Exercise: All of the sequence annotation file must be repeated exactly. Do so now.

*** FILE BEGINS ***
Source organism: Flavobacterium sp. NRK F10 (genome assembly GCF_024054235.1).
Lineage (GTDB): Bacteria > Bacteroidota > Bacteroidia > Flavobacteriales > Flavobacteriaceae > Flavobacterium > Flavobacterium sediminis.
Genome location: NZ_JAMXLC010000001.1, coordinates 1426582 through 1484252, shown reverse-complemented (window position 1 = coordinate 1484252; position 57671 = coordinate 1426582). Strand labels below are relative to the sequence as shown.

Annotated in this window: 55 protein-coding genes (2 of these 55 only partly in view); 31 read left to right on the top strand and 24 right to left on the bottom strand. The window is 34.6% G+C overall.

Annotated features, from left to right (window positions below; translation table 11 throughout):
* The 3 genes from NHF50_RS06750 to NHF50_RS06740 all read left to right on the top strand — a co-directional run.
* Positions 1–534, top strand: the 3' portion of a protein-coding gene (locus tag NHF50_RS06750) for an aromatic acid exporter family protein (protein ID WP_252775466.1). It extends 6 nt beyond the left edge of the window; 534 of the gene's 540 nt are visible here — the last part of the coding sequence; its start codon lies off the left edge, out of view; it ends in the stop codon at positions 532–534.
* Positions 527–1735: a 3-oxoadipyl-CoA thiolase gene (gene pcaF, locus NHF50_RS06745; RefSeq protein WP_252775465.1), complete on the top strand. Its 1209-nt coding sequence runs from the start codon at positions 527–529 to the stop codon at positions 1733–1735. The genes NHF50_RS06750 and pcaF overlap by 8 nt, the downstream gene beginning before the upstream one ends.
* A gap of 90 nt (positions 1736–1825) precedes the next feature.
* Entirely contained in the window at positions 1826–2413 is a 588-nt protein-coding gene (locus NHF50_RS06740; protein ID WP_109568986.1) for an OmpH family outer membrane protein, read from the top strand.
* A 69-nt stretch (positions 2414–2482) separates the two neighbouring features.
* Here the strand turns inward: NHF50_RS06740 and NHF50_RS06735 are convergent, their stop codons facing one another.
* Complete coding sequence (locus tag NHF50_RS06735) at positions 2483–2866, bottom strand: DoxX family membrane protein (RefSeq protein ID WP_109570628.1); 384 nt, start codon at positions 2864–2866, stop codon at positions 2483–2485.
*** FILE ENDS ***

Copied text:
Source organism: Flavobacterium sp. NRK F10 (genome assembly GCF_024054235.1).
Lineage (GTDB): Bacteria > Bacteroidota > Bacteroidia > Flavobacteriales > Flavobacteriaceae > Flavobacterium > Flavobacterium sediminis.
Genome location: NZ_JAMXLC010000001.1, coordinates 1426582 through 1484252, shown reverse-complemented (window position 1 = coordinate 1484252; position 57671 = coordinate 1426582). Strand labels below are relative to the sequence as shown.

Annotated in this window: 55 protein-coding genes (2 of these 55 only partly in view); 31 read left to right on the top strand and 24 right to left on the bottom strand. The window is 34.6% G+C overall.

Annotated features, from left to right (window positions below; translation table 11 throughout):
* The 3 genes from NHF50_RS06750 to NHF50_RS06740 all read left to right on the top strand — a co-directional run.
* Positions 1–534, top strand: the 3' portion of a protein-coding gene (locus tag NHF50_RS06750) for an aromatic acid exporter family protein (protein ID WP_252775466.1). It extends 6 nt beyond the left edge of the window; 534 of the gene's 540 nt are visible here — the last part of the coding sequence; its start codon lies off the left edge, out of view; it ends in the stop codon at positions 532–534.
* Positions 527–1735: a 3-oxoadipyl-CoA thiolase gene (gene pcaF, locus NHF50_RS06745; RefSeq protein WP_252775465.1), complete on the top strand. Its 1209-nt coding sequence runs from the start codon at positions 527–529 to the stop codon at positions 1733–1735. The genes NHF50_RS06750 and pcaF overlap by 8 nt, the downstream gene beginning before the upstream one ends.
* A gap of 90 nt (positions 1736–1825) precedes the next feature.
* Entirely contained in the window at positions 1826–2413 is a 588-nt protein-coding gene (locus NHF50_RS06740; protein ID WP_109568986.1) for an OmpH family outer membrane protein, read from the top strand.
* A 69-nt stretch (positions 2414–2482) separates the two neighbouring features.
* Here the strand turns inward: NHF50_RS06740 and NHF50_RS06735 are convergent, their stop codons facing one another.
* Complete coding sequence (locus tag NHF50_RS06735) at positions 2483–2866, bottom strand: DoxX family membrane protein (RefSeq protein ID WP_109570628.1); 384 nt, start codon at positions 2864–2866, stop codon at positions 2483–2485.